6 to 13 Years
These are the years of enormous facial skeletal changes and the commonly expected “tooth fairy visits”. Yes, your children really gear up for the gradual process of exchanging their baby teeth for permanent ones and it is an exciting time.
These are common discussion topics during this age group: shark teeth, crowding, premature loss of neighboring teeth because of crowding or narrowly tapered arches, a developmental Panoramic x-ray to determine development of all permanent teeth and their angulation, an orthodontic assessment by age seven, injuries to the newly erupted permanent teeth, kids brushing and flossing on their own, sports mouth guards and cavity management.
Tooth Fairy Visit
Many parents and kiddos are excited about losing their first tooth. The anticipation of your little's first Tooth Fairy Visit is an exciting time and generally is experienced around age 6 years. Some kiddos are ahead and some are a little behind this age. Often at our dental visits approaching Kindergarten, we start searching for these little wiggly teeth on the bottom. Keep in mind that if your child feels a funny feeling around this age and area, they really may be starting to feel their baby teeth getting loose before even we do!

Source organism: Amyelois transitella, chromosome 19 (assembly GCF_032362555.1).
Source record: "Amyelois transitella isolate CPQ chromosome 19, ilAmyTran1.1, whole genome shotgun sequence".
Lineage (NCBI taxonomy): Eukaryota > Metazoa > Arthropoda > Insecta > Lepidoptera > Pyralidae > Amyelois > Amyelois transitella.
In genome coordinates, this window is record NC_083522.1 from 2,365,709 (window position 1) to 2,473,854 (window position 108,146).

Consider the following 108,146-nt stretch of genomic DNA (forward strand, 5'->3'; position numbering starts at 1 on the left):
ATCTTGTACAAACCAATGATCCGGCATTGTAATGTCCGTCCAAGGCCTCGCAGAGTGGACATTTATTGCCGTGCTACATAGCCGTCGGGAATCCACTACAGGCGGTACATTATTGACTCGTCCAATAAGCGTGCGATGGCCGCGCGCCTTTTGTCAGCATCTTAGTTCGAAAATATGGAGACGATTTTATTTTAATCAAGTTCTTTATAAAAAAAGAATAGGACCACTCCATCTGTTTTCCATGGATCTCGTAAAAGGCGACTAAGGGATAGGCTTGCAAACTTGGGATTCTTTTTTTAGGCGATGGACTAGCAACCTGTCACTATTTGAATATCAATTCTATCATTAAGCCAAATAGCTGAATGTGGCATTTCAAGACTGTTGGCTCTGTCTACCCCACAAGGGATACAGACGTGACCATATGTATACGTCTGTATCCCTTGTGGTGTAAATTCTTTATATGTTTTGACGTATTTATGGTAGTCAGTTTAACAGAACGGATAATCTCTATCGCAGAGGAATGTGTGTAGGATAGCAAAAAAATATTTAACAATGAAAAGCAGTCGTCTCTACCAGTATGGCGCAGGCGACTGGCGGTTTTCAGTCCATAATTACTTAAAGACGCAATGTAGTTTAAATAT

Whatever your family tradition is, enjoy the experience and the magic of this time. It changes your child's appearance and suddenly you realize your baby is really growing up!
13 to 18 Years
At this age, your child is usually in full permanent dentition. They have likely already completed an initial Phase 1 orthodontic phase and are gearing up for a possible Phase 2 comprehensive orthodontic management phase. My goal during this time is to support parents in permanent teeth oral hygiene, diet, cavity and injury prevention that is most needed during this time. Your children are learning real responsibilities as these are now what I refer to as your “forever ever teeth”. I ask that parents and I work cohesively to support our young adolescents in their autonomy over dietary choices and oral hygiene practices lending to optimal health.
Graduation to General Dentistry
Families often ask me when they move on to a General Dentist during their child’s high school years. I think most of this is initially decided by your child. Some late adolescents are ready to move on to a more adult scene in their healthcare, but yes, we are equipped to manage your child’s needs through to their high school graduation. Should your child need more advanced dental care management such as prosthodontic needs including crowns, implants or bridges, I suggest this transition to a General Dental practice to better meet these prosthodontic needs. It is always a privilege to be your child’s dentist and we are grateful to have met your child’s early life needs. We trust and value our colleagues in General Dentistry to provide the optimal care your child has now grown to need.